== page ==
The Beauty Myth: How Images of Beauty Are Used Against Women

The Beauty Myth: How Images of Beauty Are Used Against Women

by Naomi Wolf

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Product Details

ISBN-13: 9780060512187
Publisher: HarperCollins Publishers
Publication date: 09/24/2002
Series: Harper Perennial
Edition description: Reprint
Pages: 368
Sales rank: 89,564
Product dimensions: 5.31(w) x 8.00(h) x 0.83(d)

About the Author

Naomi Wolf is the author of seven books, including the New York Times bestsellers The Beauty Myth, Promiscuities, Misconceptions, The End of America, and Give Me Liberty. She writes for the New Republic, Time, the Wall Street Journal, the New York Times, Huffington Post, Al Jazeera, La Repubblica, and the Sunday Times (London), among many other publications. She lives with her family in New York City.

Read an Excerpt

Introduction

When The Beauty Myth was first published, more than ten years ago, I had the chance to hear what must have been thousands of stories. In letters and in person, women confided in me the agonizingly personal struggles they had undergone -- some, for as long as they could remember -- to claim a self out of what they had instantly recognized as the beauty myth. There was no common thread that united these women in terms of their appearance: women both young and old told me about the fear of aging; slim women and heavy ones spoke of the suffering caused by trying to meet the demands of the thin ideal; black, brown, and white women -- women who looked like fashion models -- admitted to knowing, from the time they could first consciously think, that the ideal was someone tall, thin, white, and blond, a face without pores, asymmetry, or flaws, someone wholly “perfect,” and someone whom they felt, in one way or another, they were not.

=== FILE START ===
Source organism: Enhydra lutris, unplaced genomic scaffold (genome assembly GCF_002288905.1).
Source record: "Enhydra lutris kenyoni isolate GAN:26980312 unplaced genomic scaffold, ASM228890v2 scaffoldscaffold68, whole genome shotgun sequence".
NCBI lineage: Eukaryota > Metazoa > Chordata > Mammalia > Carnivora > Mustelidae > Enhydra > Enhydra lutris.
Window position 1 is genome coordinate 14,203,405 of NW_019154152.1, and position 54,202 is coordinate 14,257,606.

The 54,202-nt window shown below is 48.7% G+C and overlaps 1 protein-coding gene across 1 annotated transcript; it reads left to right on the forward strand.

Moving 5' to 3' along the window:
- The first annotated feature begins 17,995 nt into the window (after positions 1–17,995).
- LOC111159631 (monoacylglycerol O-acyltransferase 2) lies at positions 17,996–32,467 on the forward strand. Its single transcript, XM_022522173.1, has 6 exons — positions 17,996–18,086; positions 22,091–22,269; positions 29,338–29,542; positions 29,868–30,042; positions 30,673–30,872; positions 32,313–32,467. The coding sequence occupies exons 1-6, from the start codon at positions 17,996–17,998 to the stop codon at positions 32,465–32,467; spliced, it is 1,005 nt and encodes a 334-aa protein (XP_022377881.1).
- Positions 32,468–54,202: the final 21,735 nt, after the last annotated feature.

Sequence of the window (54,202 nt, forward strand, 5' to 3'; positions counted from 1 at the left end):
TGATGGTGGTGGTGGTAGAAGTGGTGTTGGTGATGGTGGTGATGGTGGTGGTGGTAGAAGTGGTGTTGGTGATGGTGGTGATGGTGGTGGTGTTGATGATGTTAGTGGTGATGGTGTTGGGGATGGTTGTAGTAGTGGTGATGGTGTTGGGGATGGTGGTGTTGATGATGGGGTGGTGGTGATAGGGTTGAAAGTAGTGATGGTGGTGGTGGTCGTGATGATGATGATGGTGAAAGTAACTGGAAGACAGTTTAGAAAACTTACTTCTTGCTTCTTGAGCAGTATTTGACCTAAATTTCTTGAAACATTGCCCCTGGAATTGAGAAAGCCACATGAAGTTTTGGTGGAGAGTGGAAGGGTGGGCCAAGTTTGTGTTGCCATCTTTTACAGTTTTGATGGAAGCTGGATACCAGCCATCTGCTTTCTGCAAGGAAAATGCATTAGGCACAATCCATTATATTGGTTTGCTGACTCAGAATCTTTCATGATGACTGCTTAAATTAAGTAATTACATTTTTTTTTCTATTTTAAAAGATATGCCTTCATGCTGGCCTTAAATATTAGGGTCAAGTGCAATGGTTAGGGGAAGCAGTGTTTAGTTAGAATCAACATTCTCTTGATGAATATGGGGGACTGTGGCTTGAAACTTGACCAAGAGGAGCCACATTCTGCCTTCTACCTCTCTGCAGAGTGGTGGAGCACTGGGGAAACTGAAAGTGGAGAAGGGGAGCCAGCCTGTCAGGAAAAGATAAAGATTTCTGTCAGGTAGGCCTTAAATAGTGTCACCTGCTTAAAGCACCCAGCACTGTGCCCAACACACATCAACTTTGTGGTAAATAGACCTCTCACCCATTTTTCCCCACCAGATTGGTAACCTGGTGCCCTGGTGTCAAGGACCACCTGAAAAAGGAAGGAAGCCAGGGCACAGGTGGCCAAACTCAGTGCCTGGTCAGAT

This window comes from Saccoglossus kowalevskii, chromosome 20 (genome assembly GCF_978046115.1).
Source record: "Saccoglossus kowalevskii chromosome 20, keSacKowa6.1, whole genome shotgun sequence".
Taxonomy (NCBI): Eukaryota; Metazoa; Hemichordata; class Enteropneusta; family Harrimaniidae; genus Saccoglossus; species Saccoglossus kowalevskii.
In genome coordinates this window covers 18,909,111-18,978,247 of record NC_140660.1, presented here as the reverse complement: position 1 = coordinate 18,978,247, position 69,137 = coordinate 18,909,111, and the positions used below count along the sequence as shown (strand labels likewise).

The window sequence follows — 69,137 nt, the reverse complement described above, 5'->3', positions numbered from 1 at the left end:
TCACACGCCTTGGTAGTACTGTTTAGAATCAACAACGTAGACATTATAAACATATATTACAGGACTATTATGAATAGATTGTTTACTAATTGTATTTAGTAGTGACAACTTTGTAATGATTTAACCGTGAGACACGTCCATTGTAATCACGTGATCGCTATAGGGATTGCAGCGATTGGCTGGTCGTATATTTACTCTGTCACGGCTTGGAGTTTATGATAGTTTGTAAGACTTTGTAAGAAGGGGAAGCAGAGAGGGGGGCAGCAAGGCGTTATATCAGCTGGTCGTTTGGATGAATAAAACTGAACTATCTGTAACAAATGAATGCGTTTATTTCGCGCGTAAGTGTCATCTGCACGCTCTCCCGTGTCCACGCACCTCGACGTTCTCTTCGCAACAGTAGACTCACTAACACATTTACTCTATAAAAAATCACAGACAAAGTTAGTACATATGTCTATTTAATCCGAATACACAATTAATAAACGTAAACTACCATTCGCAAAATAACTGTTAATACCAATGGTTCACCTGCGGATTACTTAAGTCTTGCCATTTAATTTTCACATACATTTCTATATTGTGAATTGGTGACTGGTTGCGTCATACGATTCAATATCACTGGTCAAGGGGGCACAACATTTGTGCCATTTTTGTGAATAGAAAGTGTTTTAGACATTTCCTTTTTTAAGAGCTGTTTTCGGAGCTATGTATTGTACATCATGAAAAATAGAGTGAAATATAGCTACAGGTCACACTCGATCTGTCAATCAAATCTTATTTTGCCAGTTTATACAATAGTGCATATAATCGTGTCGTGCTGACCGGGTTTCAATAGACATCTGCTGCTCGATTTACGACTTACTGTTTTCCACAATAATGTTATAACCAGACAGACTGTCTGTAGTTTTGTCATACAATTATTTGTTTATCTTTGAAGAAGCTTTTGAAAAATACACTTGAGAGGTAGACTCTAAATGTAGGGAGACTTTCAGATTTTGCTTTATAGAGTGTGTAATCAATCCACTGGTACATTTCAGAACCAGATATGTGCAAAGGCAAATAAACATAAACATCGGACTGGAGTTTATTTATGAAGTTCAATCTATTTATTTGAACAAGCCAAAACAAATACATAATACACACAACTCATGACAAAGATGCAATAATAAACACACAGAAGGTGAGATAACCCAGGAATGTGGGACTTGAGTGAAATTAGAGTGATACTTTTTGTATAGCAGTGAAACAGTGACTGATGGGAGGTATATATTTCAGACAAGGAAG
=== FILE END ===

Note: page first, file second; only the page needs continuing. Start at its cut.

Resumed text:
I was grateful to have had the good luck to write a book that connected my own experience to that of women everywhere -- indeed, to the experiences of women in seventeen countries around the world. I was even more grateful for the ways that my readers were using the book. “This book helped me get over my eating disorder,” I was often told. “I read magazines differently now.” “I've stopped hating my crow's feet.” For many women, the book was a tool for empowerment. Like sleuths and critics, they were deconstructing their own personal beauty myths.